Backyard gardens might not be so bee friendly

"It is impossible to deny that these things are having major environmental impacts," said Dave Goulson.
By Brooks Hays  |  June 25, 2014 at 2:10 PM
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WASHINGTON, June 25 (UPI) -- Many popular "bee-friendly" plants from big-box garden centers come already soaked with pesticides, meaning backyard gardeners may be contributing to the decline of the very insect they're trying to attract.

A new study by groups Friends of the Earth and the Pesticide Research Center found that many apparently bee-friendly plants widely available at Home Depot, Lowe's and Walmart garden centers contain high levels of neonicotinoids -- a class of pesticides research suggests are highly toxic to bees, butterflies and other pollinators.

Researchers bought a sampling of 71 different varietals -- from daisies and lavender to marigolds, asters and primrose -- at 18 different big-box retailers across the U.S. and Canada. More than half the purchased plants tested positive for the toxic pesticides, ranging in concentration from between 2 and 748 parts per billion. Previous studies have suggested just 192 parts per billion is enough to kill a honeybee.

"Most gardeners have no idea that their gardens may be a source of harm to bees," said Lisa Archer, director of the Food & Technology program at Friends of the Earth. "We're calling on retailers to get neonicotinoid pesticides out of their plants and off their shelves as soon as possible. Until then, gardeners should buy organic plants to ensure the safety of bees."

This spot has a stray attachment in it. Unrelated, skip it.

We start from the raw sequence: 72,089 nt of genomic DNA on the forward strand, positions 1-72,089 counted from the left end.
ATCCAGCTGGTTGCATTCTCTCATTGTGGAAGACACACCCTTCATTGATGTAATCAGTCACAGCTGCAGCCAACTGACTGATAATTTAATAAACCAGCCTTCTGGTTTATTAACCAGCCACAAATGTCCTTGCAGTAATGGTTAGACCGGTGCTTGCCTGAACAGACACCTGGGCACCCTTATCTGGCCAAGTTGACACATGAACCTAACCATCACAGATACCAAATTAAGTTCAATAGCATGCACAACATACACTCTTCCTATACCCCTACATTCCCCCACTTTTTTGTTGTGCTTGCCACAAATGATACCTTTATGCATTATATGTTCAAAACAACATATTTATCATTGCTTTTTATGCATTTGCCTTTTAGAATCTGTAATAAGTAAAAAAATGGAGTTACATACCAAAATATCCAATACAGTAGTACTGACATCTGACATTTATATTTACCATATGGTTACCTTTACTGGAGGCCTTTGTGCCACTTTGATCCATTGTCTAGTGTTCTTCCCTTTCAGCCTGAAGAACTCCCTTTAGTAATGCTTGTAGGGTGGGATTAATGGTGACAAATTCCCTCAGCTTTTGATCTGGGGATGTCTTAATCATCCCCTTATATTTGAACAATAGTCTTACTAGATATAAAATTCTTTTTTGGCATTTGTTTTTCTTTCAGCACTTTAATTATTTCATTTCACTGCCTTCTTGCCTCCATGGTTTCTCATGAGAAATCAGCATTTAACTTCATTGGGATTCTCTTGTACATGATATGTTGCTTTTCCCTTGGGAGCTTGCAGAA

Makers of neonicotinoids continue to claim their products are safe and effective.

"There is very little credible evidence that these things are causing untoward damage because we would have seen them over 20 years of use," Julian Little, a spokesperson from Bayer, one of the manufacturers of neonicotinoids, recently told the BBC.

But many scientists argue otherwise.

"Overall, a compelling body of evidence has accumulated that clearly demonstrates that the wide scale use of these persistent, water-soluble chemicals is having widespread, chronic impacts upon global biodiversity and is likely to be having major negative effects on ecosystem services such as pollination that are vital to food security," the study's authors wrote.

"There is so much evidence, going far beyond bees," agreed Dave Goulson, a professor from the University of Sussex who recently shared his concerns about neonicotinoids with the BBC.

"They accumulate in soils, they are commonly turning up in waterways at levels that exceed the lethal dose for things that live in streams," he continued. "It is impossible to deny that these things are having major environmental impacts."

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